Articles on Hacking

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Website defacing can shut down businesses that have moved online during the coronavirus pandemic. Siriporn Kaenseeya/EyeEm via Getty Images

The coronavirus pandemic moved life online – a surge in website defacing followed

Vulnerable websites are popping up as organizations move online during the coronavirus pandemic – and hackers have more time at home alone. The result is more websites falling victim to defacement.
Real-time cyberattacks on a display at the 175th Cyberspace Operations Group of the Maryland Air National Guard. U.S. Air Force photo by J.M. Eddins Jr.

Government cybersecurity commission calls for international cooperation, resilience and retaliation

In the murky world of cyber espionage and cyber warfare, effective deterrence has long been considered out of reach. A government report argues it's time to change that.
The proliferation of smart devices including healthcare devices means the health system is vulnerable to cyber attacks. The Conversation US | Motion Array

Video: The coronavirus pandemic lays bare a host of cyber issues

The coronavirus pandemic lays bare the many vulnerabilities created by society’s dependence on the internet. Watch the video to learn more about these issues.
Amazon says it has considered adding facial recognition technology to its Ring doorbell cameras. Some politicians are concerned Ring’s video-sharing partnerships with police departments encroach on people’s privacy and civil liberties. THE ASSOCIATED PRESS/Jessica Hill

One Ring to rule them all: Surveillance ‘smart’ tech won’t make Canadian cities safer

Amazon says it's the "new neighbourhood watch" but Ring may just be another technology that gives police too much data and lets neighbourhoods double down on their biases.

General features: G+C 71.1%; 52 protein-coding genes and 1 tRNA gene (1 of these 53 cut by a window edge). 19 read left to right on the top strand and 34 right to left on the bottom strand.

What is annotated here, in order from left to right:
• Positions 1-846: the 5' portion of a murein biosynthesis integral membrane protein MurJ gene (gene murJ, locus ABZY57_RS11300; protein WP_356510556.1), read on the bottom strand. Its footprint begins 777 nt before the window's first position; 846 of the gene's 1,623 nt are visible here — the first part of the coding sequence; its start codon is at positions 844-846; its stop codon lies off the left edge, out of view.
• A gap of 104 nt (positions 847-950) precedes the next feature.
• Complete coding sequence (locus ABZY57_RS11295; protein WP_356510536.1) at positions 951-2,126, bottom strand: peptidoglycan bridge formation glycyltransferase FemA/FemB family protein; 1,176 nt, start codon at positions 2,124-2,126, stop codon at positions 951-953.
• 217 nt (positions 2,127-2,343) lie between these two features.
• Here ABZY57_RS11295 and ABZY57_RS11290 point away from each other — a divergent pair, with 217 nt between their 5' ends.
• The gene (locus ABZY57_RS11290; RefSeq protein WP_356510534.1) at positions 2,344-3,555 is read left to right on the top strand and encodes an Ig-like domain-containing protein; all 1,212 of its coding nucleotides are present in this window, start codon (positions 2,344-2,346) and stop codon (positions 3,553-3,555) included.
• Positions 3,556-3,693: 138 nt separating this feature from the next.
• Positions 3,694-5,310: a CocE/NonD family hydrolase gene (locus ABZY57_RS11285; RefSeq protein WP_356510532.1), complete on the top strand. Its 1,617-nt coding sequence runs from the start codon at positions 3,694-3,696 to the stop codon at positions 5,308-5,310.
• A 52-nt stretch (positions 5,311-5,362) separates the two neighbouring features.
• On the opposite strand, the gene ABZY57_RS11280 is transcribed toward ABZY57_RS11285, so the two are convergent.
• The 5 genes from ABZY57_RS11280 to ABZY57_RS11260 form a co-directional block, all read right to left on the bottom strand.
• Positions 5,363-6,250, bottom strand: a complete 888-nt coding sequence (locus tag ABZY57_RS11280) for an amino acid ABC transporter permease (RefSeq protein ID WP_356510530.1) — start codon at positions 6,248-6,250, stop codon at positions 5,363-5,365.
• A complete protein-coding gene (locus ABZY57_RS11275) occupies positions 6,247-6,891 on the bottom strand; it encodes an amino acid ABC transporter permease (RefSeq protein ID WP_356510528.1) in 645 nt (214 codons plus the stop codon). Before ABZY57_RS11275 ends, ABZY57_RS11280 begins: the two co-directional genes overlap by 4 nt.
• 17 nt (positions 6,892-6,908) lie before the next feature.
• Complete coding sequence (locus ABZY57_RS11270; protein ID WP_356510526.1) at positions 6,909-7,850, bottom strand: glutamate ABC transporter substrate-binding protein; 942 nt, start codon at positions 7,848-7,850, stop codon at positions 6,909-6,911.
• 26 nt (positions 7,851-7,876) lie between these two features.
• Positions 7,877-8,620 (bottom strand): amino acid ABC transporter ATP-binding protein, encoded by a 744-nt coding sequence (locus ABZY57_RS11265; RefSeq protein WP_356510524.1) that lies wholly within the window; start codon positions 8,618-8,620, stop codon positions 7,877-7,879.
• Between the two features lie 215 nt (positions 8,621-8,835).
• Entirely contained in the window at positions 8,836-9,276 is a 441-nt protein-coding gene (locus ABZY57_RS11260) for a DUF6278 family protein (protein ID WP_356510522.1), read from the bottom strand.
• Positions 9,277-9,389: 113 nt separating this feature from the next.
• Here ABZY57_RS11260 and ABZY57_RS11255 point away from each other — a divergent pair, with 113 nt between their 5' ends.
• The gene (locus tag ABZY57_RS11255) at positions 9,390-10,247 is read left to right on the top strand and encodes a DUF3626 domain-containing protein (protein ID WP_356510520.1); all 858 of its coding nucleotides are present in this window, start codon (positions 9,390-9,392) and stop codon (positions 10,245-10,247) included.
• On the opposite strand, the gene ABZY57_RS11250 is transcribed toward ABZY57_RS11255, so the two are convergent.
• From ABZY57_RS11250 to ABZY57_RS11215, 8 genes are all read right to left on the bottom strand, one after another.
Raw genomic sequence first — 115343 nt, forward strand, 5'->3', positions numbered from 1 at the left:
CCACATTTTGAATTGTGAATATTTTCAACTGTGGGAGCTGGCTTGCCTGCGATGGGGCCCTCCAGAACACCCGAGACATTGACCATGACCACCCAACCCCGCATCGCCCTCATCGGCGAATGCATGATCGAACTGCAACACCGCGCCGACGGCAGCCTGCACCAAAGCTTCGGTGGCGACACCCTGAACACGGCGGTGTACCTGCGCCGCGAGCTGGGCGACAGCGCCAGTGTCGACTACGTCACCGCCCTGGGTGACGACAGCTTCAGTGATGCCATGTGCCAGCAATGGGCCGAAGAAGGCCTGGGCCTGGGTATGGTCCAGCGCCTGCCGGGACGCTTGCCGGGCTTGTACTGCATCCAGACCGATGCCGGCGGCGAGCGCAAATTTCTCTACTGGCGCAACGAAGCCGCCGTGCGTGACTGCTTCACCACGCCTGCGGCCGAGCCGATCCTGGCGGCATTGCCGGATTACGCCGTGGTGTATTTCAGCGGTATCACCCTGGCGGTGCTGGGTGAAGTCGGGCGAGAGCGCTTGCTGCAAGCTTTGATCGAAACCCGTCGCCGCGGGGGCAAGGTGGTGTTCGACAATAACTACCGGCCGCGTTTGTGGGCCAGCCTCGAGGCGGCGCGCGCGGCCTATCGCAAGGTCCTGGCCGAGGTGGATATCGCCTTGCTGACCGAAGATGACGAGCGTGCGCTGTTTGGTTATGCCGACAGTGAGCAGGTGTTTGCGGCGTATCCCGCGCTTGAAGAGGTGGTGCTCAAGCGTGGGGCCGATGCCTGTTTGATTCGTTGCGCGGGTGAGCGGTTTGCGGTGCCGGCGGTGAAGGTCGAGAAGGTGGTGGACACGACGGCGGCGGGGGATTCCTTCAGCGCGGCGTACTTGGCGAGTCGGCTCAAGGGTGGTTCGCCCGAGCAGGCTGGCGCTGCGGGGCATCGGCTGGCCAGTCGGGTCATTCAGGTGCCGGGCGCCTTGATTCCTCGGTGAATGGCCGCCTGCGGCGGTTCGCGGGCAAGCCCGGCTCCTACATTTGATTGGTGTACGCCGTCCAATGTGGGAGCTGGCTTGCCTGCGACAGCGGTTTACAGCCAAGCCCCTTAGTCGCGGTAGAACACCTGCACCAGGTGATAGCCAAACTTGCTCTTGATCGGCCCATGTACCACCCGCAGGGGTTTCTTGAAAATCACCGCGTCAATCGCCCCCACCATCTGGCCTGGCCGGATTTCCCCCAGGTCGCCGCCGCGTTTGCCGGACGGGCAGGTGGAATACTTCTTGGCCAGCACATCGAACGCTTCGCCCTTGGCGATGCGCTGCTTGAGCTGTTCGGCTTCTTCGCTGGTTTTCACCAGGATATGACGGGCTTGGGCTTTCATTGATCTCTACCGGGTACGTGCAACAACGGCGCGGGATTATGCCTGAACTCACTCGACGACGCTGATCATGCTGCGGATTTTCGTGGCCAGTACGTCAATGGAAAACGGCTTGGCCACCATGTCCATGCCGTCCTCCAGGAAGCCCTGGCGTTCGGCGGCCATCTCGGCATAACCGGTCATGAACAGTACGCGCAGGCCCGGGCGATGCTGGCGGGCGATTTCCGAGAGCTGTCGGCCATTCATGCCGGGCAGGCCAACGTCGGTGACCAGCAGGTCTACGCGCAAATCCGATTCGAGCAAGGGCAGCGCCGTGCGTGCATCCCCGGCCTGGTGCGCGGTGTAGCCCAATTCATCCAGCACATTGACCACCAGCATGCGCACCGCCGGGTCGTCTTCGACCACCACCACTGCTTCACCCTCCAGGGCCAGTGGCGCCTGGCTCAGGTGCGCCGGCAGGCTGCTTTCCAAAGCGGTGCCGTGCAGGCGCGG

As our worlds are become increasingly digitised, we’re starting to rely more on machines and devices for everyday tasks. But in an age when even pacemakers can be hacked, how do we know when and who to trust? SHUTTERSTOCK

Would you notice if your calculator was lying to you? The research says probably not

Research shows we're pretty gullible as it is. And our increasing reliance on machines for completing everyday tasks makes us all-the-more vulnerable to being exploited.
A spider’s web is secure, and ours? Robert Anasch/Unsplash

Domain name fraud: is the global Internet in danger?

The announcement of a systemic attack on the Internet in February 2019 raises the question of the structure and protection of one of the major protocols of the web: the domain name service (DNS).
Digital attacks can cause havoc in different places all at the same time. Pushish Images/Shutterstock.com

A cyberattack could wreak destruction comparable to a nuclear weapon

Nuclear threats are serious – but officials, the media and the public keep a close eye on them. There's less attention to the dangers of cyberattacks, which could cripple key utilities.
It’s been reported that names, addresses, dates of birth, phone numbers, personal email addresses and emergency contact details, tax file numbers, payroll information, bank account details, passport details and student academic records were accessed. www.shutterstock.com

19 years of personal data was stolen from ANU. It could show up on the dark web

The worst-case scenario is that hackers still have access to the university systems via a backdoor and are siphoning off critical data as it emerges.
WikiLeaks founder Julian Assange leaves Southwark Crown Court in London, May 1, 2019. REUTERS/Henry Nicholls

Assange’s new indictment: Espionage and the First Amendment

Julian Assange's indictment under the Espionage Act, a sweeping law with heavy penalties for unauthorized receiving or disclosing of classified information, poses a threat to press freedom.
Shutterstock/AAP/The Conversartion

‘I think we should be very concerned’: A cyber crime expert on this week’s hack and what needs to happen next

‘I think we should be very concerned’: A cybercrime expert on this week’s hack and what needs to happen next. The Conversation38.8 MB (download)
This week, a 'sophisticated state actor' hacked the big Australian political parties. In today's episode, an expert on crime and technology says 'it's a given' that some will try to disrupt elections.

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